Bee in the City auction raises £1,128,250 for We Love MCR Charity

Manchester was all abuzz last night as 77 of the Bee in the City sculptures which featured on this summer’s art trail were auctioned to raise £1,128,250 for The Lord Mayor of Manchester’s We Love MCR Charity.

The money raised at last night’s auction will support We Love MCR Charity’s Stronger Communities fund, which provides grants of up to £2000 for initiatives that bring communities together to celebrate diversity and build stronger relationships.

Celebrity auctioneer and TV personality Charles Hanson (Bargain Hunt, Flog It!) and Briony Harford hosted the charity auction, which took place at the HSBC UK National Cycling Centre. The Bees went under the hammer in front of guests digging deep to bid, as well as online and telephone bidders.

The most popular Bee on the night was Bee United painted by Joseph Venning, sponsored by Manchester United Football Club and adorned with Manchester United footballing legends, which raised £31,000 at auction plus an extra £5,000 donated by the club, totalling £36,000 raised. Other highlights included A Worker Bee’s Work is Never Done by Laura-Kate Chapman, which raised £25,000, and Dazzle Bee by Liz Faram which also raised £25,200. A surprise 78th lot was added to the end of the auction on the night; a blank Bee to be painted by the winners’ choice of a Bee in the City artist, which raised £22,000.

Guests at the auction included Coronation Street stars Dolly-Rose Campbell, Melanie Hill and Charlie de Melo, who were delighted to see the show take home the Hilda Bugden Bee, by Lee O’Brien, raising £12,150.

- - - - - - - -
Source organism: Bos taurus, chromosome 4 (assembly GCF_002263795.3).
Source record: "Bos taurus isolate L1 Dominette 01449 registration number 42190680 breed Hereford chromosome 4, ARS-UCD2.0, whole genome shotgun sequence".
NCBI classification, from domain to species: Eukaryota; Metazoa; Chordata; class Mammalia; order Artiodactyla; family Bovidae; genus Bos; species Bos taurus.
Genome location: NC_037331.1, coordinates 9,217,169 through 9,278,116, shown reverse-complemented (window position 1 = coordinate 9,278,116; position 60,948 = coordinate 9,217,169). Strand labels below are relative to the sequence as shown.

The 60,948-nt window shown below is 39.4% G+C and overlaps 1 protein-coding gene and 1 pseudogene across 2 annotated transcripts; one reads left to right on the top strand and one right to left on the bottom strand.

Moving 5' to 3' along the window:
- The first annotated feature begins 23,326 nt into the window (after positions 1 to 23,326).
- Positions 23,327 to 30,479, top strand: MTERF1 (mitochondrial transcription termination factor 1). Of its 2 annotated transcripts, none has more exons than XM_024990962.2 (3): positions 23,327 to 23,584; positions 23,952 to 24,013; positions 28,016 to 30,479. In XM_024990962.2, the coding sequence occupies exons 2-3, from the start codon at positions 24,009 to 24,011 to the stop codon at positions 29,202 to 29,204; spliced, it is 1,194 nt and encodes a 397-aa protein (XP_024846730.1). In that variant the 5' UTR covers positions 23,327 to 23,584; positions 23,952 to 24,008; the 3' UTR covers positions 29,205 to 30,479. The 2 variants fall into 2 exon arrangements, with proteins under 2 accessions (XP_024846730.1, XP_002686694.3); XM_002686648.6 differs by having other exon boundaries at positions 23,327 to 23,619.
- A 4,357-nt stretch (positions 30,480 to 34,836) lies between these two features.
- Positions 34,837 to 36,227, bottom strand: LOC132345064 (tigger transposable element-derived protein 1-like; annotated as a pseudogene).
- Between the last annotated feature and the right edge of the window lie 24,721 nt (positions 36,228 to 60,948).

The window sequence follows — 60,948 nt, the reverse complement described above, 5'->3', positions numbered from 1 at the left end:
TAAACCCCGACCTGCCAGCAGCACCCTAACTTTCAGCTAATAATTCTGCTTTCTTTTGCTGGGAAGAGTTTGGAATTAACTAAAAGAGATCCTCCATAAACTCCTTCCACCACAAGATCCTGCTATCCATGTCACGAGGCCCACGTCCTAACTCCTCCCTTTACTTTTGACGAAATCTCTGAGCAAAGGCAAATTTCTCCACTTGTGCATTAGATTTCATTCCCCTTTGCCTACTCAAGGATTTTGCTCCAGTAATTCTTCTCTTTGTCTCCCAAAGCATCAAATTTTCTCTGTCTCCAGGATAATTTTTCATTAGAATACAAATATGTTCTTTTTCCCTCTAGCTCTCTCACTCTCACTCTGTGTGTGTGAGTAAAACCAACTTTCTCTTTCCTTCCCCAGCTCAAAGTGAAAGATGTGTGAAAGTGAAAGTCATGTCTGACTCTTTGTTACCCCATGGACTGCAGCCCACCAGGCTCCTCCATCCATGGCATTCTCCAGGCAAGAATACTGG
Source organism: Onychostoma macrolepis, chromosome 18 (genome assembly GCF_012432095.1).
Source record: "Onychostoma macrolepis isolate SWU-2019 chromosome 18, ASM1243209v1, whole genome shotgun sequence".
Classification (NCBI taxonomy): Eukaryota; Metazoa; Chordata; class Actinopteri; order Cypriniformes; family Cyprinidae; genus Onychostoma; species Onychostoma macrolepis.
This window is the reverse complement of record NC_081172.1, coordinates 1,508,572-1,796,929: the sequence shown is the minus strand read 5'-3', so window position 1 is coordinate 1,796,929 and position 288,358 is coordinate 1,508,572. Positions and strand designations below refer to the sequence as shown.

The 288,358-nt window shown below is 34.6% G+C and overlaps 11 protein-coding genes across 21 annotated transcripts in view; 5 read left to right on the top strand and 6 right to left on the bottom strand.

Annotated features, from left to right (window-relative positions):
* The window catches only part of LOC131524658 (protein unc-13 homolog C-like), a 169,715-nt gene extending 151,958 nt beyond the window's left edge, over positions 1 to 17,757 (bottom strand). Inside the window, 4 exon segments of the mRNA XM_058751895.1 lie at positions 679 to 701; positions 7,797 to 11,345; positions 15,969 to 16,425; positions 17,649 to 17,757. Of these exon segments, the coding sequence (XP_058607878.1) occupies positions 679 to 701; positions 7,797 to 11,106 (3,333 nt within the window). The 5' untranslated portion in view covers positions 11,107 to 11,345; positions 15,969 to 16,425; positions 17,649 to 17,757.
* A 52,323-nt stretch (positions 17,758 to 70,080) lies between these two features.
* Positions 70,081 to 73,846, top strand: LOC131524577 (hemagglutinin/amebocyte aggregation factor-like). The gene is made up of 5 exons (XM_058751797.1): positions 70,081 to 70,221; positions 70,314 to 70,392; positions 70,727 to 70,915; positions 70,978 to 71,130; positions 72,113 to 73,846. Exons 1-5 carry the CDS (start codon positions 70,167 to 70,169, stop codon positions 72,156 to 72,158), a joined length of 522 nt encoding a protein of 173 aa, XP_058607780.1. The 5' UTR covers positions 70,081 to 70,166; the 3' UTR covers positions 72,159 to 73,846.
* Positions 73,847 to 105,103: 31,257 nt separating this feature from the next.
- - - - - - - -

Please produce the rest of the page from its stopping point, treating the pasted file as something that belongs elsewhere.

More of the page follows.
Andrew Cole, ex-professional footballer and Manchester United ambassador, also made a special appearance alongside sculpture Bee United, which was sponsored on the art trail by Manchester United. Former Manchester City player Mike Summerbee made an appearance alongside his former club’s Bee and namesake Mike Summer-Bee.

The Community and Learning Programme Bees painted by local residents, children and young people were not included in the auction. Nearly a quarter of the big Bees from the art trail were funded by and designed by community groups, and these sculptures have gone back to them to be displayed in their neighbourhoods as a lasting legacy. They are joined by the Original Worker Bee, which will remain in Central Library as a permanent exhibition.

All 131 little Bees created by children and young people as part of the Learning Programme have made their way back to the schools and youth groups that designed them.

The charity auction was the finale to the spectacular, free, family-fun art trail which animated Manchester’s streets, parks and cultural venues this summer. Thousands of people discovered more than 230 Bees all over Manchester, taking in the city’s landmarks and undiscovered gems. Users of the Bee in the City mobile app made more than 1 million ‘unlocks’ discovering the Bees, earning special rewards, retail discounts and exclusive content. The app’s pedometer, sponsored by Well Pharmacy, tracked more than 10,000 miles and 20 million steps walked by Bee seekers over the art trail.

The auction also follows a sell-out Bee in the City Farewell Weekend attended by more than 15,000 people who came to see all big Bees from the art trail gathered together at the Velodrome.

 

Bee in the City 2018

Bee in the City 2018